That’s a laugh!

The only principle Dennis has is getting elected, and he cares not what the office. He has campaigned for City Councilman, Clerk of Court, Mayor, State Representative, Governor, City Councilman again, State Senator, U.S. Congressman, and President. I don’t think he has ever held a job in the private sector. He is greedy for office as some are greedy for money.

I have never agreed with his politics but I used to have a grudging respect for the guy when he was that rarest of animals: a pro-life Democrat. When he began hallucinating that he could be President, he sold out and received in return less than 4 percent of the votes in Democratic presidential primaries in 2004. The price of Kucinich’s principles is not high.

Do we want as President someone who spouts nonsense like this (from a speech at the Praxis Peace Institute Conference, in Dubrovnik, Croatia in 2002): “Spirit merges with matter to sanctify the universe. Matter transcends to return to spirit. The interchangeability of matter and spirit means the starlit magic of the outermost life of our universe becomes the soul-light magic of the innermost life of our self.”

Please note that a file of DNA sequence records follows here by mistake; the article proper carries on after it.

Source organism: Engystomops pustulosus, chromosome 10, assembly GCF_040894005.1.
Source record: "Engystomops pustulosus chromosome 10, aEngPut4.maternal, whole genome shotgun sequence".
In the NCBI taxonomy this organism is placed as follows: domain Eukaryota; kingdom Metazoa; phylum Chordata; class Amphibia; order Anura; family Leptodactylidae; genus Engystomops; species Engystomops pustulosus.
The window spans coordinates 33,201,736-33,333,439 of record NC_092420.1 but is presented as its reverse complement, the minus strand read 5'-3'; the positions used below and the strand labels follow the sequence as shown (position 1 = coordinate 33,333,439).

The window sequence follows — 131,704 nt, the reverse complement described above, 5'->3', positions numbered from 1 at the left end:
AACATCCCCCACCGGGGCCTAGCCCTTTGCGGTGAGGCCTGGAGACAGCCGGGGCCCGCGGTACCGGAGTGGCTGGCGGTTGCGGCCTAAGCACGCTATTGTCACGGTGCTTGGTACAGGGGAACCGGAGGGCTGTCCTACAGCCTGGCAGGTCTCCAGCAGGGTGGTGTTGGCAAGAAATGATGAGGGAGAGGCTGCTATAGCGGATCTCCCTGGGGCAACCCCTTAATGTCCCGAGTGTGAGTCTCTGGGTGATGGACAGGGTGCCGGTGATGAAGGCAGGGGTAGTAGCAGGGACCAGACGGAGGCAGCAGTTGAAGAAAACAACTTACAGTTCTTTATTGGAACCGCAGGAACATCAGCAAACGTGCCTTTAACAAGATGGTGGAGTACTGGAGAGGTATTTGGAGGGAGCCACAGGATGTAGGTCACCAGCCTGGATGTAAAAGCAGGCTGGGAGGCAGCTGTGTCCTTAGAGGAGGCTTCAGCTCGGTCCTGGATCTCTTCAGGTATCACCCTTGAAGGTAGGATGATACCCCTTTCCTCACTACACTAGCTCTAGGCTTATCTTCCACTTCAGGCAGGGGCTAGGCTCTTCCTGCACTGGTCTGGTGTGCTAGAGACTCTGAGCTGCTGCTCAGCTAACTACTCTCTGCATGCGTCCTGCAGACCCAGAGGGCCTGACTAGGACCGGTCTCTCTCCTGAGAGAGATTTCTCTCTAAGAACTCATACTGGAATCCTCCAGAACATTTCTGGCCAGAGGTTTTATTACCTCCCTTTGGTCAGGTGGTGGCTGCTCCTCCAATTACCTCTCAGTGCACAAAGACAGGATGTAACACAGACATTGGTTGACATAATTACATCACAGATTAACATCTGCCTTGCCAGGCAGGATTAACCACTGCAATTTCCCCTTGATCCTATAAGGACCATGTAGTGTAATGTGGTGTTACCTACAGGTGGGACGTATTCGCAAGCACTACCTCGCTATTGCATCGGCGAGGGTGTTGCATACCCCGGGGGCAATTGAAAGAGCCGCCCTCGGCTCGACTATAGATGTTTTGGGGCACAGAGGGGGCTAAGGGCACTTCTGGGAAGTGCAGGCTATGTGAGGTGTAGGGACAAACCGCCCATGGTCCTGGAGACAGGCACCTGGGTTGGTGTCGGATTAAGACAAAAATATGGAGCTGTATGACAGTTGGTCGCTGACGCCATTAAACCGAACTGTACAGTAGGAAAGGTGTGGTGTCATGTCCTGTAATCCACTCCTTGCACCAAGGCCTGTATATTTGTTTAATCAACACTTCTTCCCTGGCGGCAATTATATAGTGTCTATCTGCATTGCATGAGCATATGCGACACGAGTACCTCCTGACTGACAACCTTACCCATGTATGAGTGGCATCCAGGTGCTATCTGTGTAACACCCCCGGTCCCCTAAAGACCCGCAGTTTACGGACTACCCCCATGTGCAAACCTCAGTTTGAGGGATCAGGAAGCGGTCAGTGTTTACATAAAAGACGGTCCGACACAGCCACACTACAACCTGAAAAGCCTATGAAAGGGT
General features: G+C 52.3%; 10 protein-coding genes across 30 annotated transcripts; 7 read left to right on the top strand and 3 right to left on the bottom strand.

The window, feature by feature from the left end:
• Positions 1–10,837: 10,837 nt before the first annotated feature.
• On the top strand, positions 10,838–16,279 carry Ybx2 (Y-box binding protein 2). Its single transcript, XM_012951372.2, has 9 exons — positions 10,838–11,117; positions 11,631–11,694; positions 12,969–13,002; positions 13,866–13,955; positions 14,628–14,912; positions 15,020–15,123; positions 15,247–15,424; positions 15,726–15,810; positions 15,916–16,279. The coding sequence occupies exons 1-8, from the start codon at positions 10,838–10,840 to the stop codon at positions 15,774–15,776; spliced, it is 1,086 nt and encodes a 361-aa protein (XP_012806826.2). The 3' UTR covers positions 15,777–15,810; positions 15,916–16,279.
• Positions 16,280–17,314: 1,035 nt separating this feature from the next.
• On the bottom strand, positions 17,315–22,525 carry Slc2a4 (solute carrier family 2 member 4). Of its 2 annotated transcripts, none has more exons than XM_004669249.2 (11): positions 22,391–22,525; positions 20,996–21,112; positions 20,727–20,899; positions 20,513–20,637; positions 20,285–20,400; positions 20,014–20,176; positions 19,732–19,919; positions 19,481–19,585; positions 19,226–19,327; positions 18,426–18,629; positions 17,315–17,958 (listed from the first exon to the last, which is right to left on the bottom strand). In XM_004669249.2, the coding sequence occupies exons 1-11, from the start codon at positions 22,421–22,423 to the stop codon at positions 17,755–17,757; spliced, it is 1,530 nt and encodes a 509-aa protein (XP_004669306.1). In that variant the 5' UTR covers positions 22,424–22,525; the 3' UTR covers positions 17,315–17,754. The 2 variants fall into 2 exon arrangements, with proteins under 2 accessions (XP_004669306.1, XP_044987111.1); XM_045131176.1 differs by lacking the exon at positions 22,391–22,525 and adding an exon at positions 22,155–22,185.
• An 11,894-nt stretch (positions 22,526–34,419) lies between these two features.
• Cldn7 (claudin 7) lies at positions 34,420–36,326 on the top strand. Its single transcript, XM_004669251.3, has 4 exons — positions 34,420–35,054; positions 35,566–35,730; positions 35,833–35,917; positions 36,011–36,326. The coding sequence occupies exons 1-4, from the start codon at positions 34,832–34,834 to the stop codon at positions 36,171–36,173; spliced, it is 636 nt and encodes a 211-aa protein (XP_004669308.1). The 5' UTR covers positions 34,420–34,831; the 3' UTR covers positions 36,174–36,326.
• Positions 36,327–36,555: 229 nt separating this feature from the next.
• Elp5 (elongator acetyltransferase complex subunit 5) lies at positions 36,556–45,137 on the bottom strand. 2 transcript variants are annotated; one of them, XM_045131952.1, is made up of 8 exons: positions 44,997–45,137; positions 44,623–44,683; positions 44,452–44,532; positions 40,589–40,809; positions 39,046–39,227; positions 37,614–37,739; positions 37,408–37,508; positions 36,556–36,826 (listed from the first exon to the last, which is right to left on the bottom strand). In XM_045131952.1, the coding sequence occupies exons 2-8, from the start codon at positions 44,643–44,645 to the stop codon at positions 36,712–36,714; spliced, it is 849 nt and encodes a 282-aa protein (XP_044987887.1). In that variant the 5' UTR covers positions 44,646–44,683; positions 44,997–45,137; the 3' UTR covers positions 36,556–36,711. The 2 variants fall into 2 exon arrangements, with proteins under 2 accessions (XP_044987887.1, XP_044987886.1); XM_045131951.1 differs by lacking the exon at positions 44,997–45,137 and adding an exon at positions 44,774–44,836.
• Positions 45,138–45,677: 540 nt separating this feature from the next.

Profound, ain’t he?

As President, Dennis “The Menace” Kucinich will embarrass the people of America as he embarrassed Cleveland residents back in the 1970s.

On the upside, he will provide us plenty of laughs.
James F. Csank
Seven Hills, Ohio

Re: Robert Stacy McCain’s Paul Krugman’s Fairy Tale:

I have asked a lot of folks how it is that Krugman has earned a reputation as an economist while his writings tend to turn the science of economics upside down. No one has given an answer. Krugman’s apparently favorite column, because he seems to write it twice a year, is the twin deficit scare story. The budget deficit is too big and will destroy our economy and the trade deficit is too big and other nations will suddenly stop buying our debt and our economy will be destroyed. Never mind that all nations run deficits and ours is among the smallest as a percentage of gross domestic product and our trade deficit grows as our trade grows and represents expanding trade. Krugman has even infected his writing buddy Tom Friedman with this scare story virus as Friedman writes the story about once a year. The only answer one can find as to their strange writing is that they are Democrats echoing the party line.
Howard Lohmuller

Paul Krugman writes for the New York Times, which publishes in a city where government worker unions have nearly achieved a stunning milestone: they can out-vote the general public in elections. The implications? They can force taxpayers to fund ever-increasing wages — and a pension system on course to bankrupt the state.